knowledge and achievement, as he whose When the State Bar Association was career has now been closed by death. formed he was one of its organizers. He His talents were exceptional. Orator, afterwards became its president, and he journalist, lawyer, statesman in the has been up to this time Chairman of its larger sense, college president, author, and literateur, historian, social leader | beyond our borders, the hope of a fuller and generous host, he covered the whole understanding of life. Having been an range of activities, nor because of these exception to the biblical pronouncement did he give sparingly to his profession that, “A prophet is not without honor and his State.

but in his own country, and among his His capacity for labor was unequaled own kin, and in his own home,” the peo and his eagerness to advance the cause ple of this community are grieving beof justice and the public good could be cause of the death of Hensel. at all times confidently counted upon. He was a superior man, having a suEven in the days of his decline his ef-perior quality of brains, energy, characforts remained unchecked. His service ter. Saturated with information and to the public was for the most part with impelled by a restless energy, he disout money and without price.

patched an immense amount of profesHis home was dear to him, and he sional, literary and miscellaneous work, was proud of it. To spread the fame and with an accuracy, efficiency and exof his city and his county was to him pedition that staggers belief. His manan unending delight. By reason of his ner, by reason of his promptness of aclarge acquaintanceship with public men, tion, to some at times seemed brusque, he carried far and wide the story of but none could be quicker than he to deour people both by speech and pen. tect its searing effect, and none loved

He was a man of highest instincts more than he to temper the feelings of and integrity, and his banner was always an overly-sensitive one with the sunshine on the outer walls of truth. He was of his beneficence. generous in impulses and in actions. In

A comparison of one's intellect with times of personal stress no one of his his would be glory enough for the ordiassociates ever went to him for aid or nary big man. Demagogues with less counsel without receiving cheerfully the oratorical power than his could incite to best that he could give.

revolution. To be classed with him as a He had a happy home and a happy lawyer would distinguish any one. life, over which now in this hour of grief He elevated the tone of our bar. His we silently draw the pall. He lived his judgment was excellent. life as he would have it, and if it was all nimity was sublime. too short for the dear ones and friends There was no cant in his make-up, he leaves behind, yet it was filled to the and he had little respect for those who measure, when he laid down to rest." in the guise of benefactors are perpetu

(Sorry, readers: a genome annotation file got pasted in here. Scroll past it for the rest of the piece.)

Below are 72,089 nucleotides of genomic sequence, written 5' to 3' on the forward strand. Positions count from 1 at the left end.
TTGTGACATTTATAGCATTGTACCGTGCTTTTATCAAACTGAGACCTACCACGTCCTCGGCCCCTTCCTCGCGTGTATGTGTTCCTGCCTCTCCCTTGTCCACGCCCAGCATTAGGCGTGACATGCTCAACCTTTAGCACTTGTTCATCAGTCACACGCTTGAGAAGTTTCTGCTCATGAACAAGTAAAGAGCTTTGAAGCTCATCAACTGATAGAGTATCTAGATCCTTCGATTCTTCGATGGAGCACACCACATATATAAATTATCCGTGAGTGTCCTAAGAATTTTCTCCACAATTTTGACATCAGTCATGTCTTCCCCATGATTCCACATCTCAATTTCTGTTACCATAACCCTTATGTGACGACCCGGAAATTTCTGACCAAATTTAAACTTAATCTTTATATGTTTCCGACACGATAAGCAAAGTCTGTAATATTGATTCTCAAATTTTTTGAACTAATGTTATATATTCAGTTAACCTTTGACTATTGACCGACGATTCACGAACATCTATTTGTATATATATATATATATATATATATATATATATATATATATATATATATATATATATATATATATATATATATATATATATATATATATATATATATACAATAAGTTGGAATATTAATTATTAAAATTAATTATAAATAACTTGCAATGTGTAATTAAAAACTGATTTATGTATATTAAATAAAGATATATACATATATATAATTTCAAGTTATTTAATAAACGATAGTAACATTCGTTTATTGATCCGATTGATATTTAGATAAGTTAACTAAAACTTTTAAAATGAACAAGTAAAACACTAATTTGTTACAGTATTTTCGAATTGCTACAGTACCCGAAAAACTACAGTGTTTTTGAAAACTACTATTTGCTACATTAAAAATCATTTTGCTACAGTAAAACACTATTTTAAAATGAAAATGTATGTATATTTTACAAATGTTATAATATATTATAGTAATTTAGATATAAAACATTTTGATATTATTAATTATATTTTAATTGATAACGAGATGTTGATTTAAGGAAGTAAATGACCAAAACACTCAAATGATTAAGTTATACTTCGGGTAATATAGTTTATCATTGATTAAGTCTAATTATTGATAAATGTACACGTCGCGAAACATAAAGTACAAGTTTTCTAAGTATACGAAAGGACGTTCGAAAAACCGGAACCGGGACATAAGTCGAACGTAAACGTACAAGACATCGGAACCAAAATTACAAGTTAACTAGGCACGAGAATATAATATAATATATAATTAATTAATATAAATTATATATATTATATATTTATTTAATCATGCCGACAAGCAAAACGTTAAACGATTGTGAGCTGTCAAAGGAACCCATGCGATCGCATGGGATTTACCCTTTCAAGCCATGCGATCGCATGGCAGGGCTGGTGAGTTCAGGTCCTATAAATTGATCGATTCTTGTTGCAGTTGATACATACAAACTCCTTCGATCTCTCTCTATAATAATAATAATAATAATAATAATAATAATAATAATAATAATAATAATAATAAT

ally inflicting on society their ill-digested While the committee was deliberating, plans for man's uplift at the sacrifi Judge Smith said:

his liberty of thought and freedom of ac

tion. His reason repelled their empty Mr. Chairman:

morality and denounced their despotic In the study of history we have been benevolence. Unlike them he was not impressed by a life in each epochal per- everlastingly searching for the evil in iod. Indeed, many have thought that men. He looked for the good in them, the life had been the cause of the signal and found it. He was not evil-minded. event, and not a product of the ages. His conscience was too sane and his While comparatively few lives in the honesty too pure to encourage the fitful stride of eras have left distinct foot- | Aashes of fanatics, and his spirituality prints in history, there have been many too divine to countenance commerce of who have concretely developed for Christianity. But he never prayed, human happiness and culture. This “God, I thank thee that I am not as community has been blessed by one who other men are”. has made a deep impression and whose Yet some of these things may be said example has been and will be elevating, of many men, and many of them of one who has diversified and multiplied some men. In the way I choose to reour joys and intensified in us, and some member him he was more than a brilliant

His magna